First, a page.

Wednesday, November 30, 2016

The luckless gambler

Here's a problem for versions of freewill theism that affirm God's omniscience (i.e. foreknowledge, counterfactual knowledge):

At this point we may picture God as an unlucky gambler. He confronted a range of options. Some were mediocre: no free creatures, or at least no significant freedom. Others offered Him a gamble on how His creatures would use their freedom. If He gambled, He might lose. Or He might win: His free creatures might freely shun all evil, and that would be very good indeed. Wisely weighing the prospects of winning and losing, He chose to gamble. He lost. Lost rather badly, to judge by the newspapers; but we don’t really know quite how much worse it could have been. Tough luck, God! 
(Our commiseration for God’s bad luck seems scarcely consonant with worship of Him as a Supreme Being. However, the mysteries of the Trinity may go some way to reconcile dissonant stances toward one and the same God.) 
Be that as it may, the picture of God as an unlucky gambler is wrong. Or anyway it is heterodox, which is the same for present purposes. For it overlooks God’s foreknowledge. An ordinary gambler makes a decision under uncertainty; he doesn’t know how any of the gambles on offer would turnout. When he finds out he has lost, it’s too late to change his mind. He can only regret having gambled as he did. God, however, does know the outcome of at least one of His options: namely, the one that He will in fact actualize. He knows all along just what He will and won’t do, and just how His free creatures will respond. So if He gambles and loses, He knows all along that He will lose. If He regrets His gamble, His regret does not come too late - it comes as early as early can be. Then nothing forces Him to go ahead with it. He has the power, and it is not too late, to actualize some other option instead. 
You may well protest: if He did switch to some other option, how would He gain the foreknowledge that made Him regret His original choice? - Fair enough. My point should be put as a reductio against the supposition that God is an unlucky gambler who regrets His gamble. Suppose for reductio that God actualizes a certain option 0 ; and 0 turns out badly; and the prospect for some other option is better than 0 is when 0 turns out badly. Then God knows by foreknowledge that 0 turns out badly, so He prefers some other option to 0. Then He actualizes another option instead of 0 .Contradiction.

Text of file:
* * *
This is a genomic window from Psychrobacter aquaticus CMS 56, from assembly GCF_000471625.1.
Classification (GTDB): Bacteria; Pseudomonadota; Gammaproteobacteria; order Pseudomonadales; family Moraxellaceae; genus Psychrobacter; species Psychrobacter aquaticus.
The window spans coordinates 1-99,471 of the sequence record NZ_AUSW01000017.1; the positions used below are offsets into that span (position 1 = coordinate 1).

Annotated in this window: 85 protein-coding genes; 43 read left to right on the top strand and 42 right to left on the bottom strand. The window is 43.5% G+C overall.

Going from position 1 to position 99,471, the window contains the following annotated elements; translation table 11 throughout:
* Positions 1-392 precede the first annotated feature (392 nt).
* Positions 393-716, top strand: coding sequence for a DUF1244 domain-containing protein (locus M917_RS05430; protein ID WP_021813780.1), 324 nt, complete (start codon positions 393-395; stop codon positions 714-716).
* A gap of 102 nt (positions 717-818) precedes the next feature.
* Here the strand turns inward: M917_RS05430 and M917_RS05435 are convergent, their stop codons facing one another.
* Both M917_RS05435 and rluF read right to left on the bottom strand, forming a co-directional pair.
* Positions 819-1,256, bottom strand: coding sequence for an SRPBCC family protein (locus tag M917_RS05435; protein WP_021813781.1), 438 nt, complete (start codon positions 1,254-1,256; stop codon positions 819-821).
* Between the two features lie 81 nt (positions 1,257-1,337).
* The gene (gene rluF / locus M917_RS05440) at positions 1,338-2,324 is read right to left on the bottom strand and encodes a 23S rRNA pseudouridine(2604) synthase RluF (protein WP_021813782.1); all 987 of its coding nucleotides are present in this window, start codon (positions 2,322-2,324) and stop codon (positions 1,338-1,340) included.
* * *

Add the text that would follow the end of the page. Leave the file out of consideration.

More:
God is not, we may conclude, an unlucky gambler who regrets His gamble. He may yet be an unlucky gambler who does not regret His gamble, even though He lost. How might that be? 
God might know that the gamble He lost still, even when lost, surpasses the expected valueI5of all the other gambles He might have tried instead, as well as the mediocre options in which He doesn’t gamble at all. That could be so if He lost, but much less badly than He might have done. He would have no cause for regret if He took one of the gambles with the best expected value (or near enoughI6)and the actual outcome was no worse than the expected value. But on this hypothesis gambling on significant freedom is a much more dangerous game than we would have suspected just on the basis of the evil-doing that actually happens. That makes it all the harder to believe that freedom is worth the risk. 
Or instead, God might not regret the gamble He lost because, somehow, He knows that if He had tried any other gamble, He would still have lost, and lost at least as badly as He actually did.

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